IBM Institute for Business Value (IBV) Reports Consumer Attitudes Will Use Personal Vehicles More

The IBV polled more than 18,000 U.S. adults in May and early June to understand how COVID-19 has affected their perspectives on topics that include remote work; the return to the workplace; where they want to live; how they want to shop; and their preferred forms of transportation.  The research follows a similar study conducted in April, which had already identified significant shifts in consumer attitudes as a result of the pandemic.

The results signal that consumers are preparing themselves for more permanent changes in behavior because of the pandemic and their fears about future outbreaks. Two of every three respondents said they were concerned about a second wave of COVID-19 hitting later in 2020. More than 60 percent said they believed there were likely to be more global pandemic events like COVID-19 in the future.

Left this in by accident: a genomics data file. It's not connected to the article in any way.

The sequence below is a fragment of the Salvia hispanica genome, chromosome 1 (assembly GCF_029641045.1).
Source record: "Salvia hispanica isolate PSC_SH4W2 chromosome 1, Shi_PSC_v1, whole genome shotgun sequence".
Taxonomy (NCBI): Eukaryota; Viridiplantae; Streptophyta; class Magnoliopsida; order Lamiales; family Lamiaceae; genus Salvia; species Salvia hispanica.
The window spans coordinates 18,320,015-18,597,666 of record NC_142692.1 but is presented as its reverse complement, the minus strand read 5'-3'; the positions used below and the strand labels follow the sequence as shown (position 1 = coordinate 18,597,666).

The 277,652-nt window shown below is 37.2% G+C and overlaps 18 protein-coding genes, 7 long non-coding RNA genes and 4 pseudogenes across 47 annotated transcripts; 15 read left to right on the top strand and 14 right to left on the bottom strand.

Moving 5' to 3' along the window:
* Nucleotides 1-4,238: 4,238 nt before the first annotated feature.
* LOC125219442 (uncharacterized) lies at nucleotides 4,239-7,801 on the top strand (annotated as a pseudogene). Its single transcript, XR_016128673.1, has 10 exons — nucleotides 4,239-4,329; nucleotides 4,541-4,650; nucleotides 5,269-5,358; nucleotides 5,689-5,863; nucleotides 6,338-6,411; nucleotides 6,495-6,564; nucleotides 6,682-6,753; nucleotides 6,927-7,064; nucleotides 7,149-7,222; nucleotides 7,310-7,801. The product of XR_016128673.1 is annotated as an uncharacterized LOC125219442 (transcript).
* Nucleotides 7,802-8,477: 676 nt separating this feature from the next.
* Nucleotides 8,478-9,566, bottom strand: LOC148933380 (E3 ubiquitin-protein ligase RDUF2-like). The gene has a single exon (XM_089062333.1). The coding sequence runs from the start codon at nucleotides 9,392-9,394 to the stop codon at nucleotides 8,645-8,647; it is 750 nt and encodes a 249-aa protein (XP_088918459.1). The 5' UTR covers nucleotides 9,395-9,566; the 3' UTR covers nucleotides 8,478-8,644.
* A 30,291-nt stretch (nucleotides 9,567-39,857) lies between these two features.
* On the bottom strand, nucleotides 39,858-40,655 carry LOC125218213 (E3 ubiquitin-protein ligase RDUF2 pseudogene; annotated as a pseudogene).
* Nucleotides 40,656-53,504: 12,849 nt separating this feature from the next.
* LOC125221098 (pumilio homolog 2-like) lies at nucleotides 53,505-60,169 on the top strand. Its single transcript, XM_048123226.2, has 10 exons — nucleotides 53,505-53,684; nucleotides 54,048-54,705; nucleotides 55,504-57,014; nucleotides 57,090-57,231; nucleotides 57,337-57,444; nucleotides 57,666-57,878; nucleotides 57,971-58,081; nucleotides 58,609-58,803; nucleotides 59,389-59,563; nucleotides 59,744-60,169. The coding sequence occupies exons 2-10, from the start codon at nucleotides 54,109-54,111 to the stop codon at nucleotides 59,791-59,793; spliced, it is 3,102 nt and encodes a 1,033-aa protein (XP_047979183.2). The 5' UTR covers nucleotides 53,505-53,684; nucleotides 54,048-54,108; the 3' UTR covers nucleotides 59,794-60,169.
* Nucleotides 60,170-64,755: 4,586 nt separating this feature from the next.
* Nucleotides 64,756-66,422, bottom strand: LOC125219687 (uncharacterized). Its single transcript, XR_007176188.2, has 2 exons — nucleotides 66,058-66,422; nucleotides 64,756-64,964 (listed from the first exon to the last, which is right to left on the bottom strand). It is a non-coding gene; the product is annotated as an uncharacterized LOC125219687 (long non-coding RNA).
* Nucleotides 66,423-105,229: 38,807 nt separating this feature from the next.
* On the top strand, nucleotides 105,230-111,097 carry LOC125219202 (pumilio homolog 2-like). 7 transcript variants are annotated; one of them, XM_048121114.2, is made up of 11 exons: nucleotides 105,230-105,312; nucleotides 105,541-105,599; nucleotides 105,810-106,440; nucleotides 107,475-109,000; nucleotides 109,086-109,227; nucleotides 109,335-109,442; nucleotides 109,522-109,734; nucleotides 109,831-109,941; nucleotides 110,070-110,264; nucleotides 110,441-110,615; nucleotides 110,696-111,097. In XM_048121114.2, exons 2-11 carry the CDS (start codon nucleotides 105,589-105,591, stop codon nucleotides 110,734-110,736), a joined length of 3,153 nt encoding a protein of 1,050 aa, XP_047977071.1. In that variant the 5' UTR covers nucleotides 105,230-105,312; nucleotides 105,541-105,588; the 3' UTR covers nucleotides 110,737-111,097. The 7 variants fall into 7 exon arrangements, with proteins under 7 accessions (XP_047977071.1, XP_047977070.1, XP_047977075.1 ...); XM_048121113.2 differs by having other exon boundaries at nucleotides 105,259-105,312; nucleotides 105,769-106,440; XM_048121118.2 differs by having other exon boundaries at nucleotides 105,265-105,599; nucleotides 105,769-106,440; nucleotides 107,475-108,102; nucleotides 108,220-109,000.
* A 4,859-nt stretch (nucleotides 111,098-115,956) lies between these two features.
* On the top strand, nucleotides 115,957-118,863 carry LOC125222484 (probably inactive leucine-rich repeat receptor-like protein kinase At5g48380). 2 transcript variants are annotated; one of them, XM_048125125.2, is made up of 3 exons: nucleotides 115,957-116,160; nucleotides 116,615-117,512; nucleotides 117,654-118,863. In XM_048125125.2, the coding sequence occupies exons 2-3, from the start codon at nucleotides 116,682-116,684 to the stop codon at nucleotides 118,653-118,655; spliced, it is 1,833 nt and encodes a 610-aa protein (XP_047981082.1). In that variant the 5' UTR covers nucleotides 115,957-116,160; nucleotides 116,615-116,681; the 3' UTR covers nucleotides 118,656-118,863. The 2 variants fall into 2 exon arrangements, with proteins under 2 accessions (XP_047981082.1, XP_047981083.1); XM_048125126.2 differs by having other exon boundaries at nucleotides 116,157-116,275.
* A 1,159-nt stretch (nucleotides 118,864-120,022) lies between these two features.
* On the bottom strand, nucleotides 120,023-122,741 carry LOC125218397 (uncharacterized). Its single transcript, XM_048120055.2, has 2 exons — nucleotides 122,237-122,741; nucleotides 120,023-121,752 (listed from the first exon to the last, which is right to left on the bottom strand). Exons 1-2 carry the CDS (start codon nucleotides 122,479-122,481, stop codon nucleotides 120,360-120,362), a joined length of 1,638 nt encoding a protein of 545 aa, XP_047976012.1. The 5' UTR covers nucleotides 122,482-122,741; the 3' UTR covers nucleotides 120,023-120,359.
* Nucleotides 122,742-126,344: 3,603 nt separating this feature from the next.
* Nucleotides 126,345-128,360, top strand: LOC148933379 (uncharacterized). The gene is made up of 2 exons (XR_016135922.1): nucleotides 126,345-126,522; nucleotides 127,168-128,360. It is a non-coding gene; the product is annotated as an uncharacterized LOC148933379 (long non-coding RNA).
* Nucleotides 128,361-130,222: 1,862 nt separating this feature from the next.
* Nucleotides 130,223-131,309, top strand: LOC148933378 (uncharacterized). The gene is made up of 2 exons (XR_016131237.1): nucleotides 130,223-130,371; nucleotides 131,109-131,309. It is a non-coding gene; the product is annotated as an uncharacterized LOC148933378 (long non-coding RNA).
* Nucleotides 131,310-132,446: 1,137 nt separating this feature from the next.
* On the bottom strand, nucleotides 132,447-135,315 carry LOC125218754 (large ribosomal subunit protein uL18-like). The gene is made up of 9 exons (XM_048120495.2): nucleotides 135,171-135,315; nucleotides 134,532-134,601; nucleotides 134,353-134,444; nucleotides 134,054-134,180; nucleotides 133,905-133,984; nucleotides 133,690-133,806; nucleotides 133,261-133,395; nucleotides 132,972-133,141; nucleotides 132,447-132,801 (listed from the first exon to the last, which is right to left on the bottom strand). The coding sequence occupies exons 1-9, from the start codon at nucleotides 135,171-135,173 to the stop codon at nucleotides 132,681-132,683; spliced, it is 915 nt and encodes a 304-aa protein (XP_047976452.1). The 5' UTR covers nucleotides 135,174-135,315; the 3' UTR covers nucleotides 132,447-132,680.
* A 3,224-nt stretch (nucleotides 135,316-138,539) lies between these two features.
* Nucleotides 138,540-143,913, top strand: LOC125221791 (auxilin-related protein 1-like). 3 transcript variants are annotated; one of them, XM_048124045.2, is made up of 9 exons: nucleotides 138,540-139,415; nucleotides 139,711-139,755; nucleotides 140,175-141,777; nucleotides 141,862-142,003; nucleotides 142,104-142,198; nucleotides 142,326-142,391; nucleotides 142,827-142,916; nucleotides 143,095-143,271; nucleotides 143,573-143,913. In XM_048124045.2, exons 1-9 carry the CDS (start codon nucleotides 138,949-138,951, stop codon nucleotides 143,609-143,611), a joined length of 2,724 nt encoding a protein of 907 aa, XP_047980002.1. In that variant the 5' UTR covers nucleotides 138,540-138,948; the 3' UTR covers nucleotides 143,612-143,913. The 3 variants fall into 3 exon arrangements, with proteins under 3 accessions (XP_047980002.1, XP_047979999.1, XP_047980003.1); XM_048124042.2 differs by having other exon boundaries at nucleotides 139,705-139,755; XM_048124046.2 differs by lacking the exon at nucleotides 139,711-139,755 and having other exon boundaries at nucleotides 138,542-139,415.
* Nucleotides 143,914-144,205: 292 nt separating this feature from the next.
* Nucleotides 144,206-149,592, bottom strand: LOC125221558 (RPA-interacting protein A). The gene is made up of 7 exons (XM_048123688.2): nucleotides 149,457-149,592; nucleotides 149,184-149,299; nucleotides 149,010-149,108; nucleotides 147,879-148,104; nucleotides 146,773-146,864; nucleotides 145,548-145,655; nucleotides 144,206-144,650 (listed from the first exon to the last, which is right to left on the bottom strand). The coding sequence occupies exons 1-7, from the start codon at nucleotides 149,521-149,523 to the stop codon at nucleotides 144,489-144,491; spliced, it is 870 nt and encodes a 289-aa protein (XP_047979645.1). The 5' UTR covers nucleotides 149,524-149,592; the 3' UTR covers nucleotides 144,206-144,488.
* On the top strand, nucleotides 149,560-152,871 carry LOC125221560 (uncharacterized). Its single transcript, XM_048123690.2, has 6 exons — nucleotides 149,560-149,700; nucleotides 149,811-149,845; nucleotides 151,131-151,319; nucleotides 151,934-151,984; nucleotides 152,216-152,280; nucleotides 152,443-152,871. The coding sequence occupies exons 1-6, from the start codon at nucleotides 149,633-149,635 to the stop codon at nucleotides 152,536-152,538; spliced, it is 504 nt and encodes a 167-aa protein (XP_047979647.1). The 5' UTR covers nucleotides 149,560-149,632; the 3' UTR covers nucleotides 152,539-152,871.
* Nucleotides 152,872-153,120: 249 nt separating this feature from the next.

The new research suggests that organizations in every industry must pay attention to their customers’ shifting preferences. And they must respond with agility: by adopting technology, rethinking processes and most importantly addressing culture in order to emerge from the pandemic smarter and stronger.

Living in Urban Areas Is Becoming Less Desirable

Nearly one in five urban residents in the survey indicated they would definitely relocate or would consider moving to suburban or rural areas as a result of the pandemic. Fewer than 1 in 10 indicated they now found living in an urban area more appealing.